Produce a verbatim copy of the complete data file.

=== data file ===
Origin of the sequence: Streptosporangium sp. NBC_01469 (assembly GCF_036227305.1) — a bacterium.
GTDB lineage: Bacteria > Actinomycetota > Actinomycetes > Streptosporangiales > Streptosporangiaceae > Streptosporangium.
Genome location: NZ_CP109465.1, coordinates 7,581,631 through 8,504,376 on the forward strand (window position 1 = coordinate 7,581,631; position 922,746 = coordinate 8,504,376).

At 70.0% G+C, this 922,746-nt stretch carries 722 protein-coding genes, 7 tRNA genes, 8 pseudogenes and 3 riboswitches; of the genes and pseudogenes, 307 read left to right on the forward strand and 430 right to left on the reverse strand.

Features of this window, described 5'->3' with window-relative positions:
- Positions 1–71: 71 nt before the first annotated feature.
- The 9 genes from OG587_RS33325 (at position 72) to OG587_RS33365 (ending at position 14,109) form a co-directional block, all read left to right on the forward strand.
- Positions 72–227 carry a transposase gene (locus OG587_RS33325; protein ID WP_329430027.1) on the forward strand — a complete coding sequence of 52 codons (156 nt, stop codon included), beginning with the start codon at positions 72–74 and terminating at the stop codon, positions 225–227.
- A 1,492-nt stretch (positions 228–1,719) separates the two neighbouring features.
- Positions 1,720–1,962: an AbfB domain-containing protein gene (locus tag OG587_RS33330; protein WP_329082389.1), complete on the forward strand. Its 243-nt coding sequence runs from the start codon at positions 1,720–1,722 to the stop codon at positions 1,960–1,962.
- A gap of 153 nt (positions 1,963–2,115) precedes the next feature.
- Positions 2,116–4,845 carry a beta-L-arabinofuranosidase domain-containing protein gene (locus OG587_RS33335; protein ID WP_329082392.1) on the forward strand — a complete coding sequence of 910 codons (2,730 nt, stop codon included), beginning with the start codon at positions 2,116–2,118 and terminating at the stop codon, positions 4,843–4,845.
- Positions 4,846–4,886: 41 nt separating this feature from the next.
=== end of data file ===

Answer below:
Origin of the sequence: Streptosporangium sp. NBC_01469 (assembly GCF_036227305.1) — a bacterium.
GTDB lineage: Bacteria > Actinomycetota > Actinomycetes > Streptosporangiales > Streptosporangiaceae > Streptosporangium.
Genome location: NZ_CP109465.1, coordinates 7,581,631 through 8,504,376 on the forward strand (window position 1 = coordinate 7,581,631; position 922,746 = coordinate 8,504,376).

At 70.0% G+C, this 922,746-nt stretch carries 722 protein-coding genes, 7 tRNA genes, 8 pseudogenes and 3 riboswitches; of the genes and pseudogenes, 307 read left to right on the forward strand and 430 right to left on the reverse strand.

Features of this window, described 5'->3' with window-relative positions:
- Positions 1–71: 71 nt before the first annotated feature.
- The 9 genes from OG587_RS33325 (at position 72) to OG587_RS33365 (ending at position 14,109) form a co-directional block, all read left to right on the forward strand.
- Positions 72–227 carry a transposase gene (locus OG587_RS33325; protein ID WP_329430027.1) on the forward strand — a complete coding sequence of 52 codons (156 nt, stop codon included), beginning with the start codon at positions 72–74 and terminating at the stop codon, positions 225–227.
- A 1,492-nt stretch (positions 228–1,719) separates the two neighbouring features.
- Positions 1,720–1,962: an AbfB domain-containing protein gene (locus tag OG587_RS33330; protein WP_329082389.1), complete on the forward strand. Its 243-nt coding sequence runs from the start codon at positions 1,720–1,722 to the stop codon at positions 1,960–1,962.
- A gap of 153 nt (positions 1,963–2,115) precedes the next feature.
- Positions 2,116–4,845 carry a beta-L-arabinofuranosidase domain-containing protein gene (locus OG587_RS33335; protein ID WP_329082392.1) on the forward strand — a complete coding sequence of 910 codons (2,730 nt, stop codon included), beginning with the start codon at positions 2,116–2,118 and terminating at the stop codon, positions 4,843–4,845.
- Positions 4,846–4,886: 41 nt separating this feature from the next.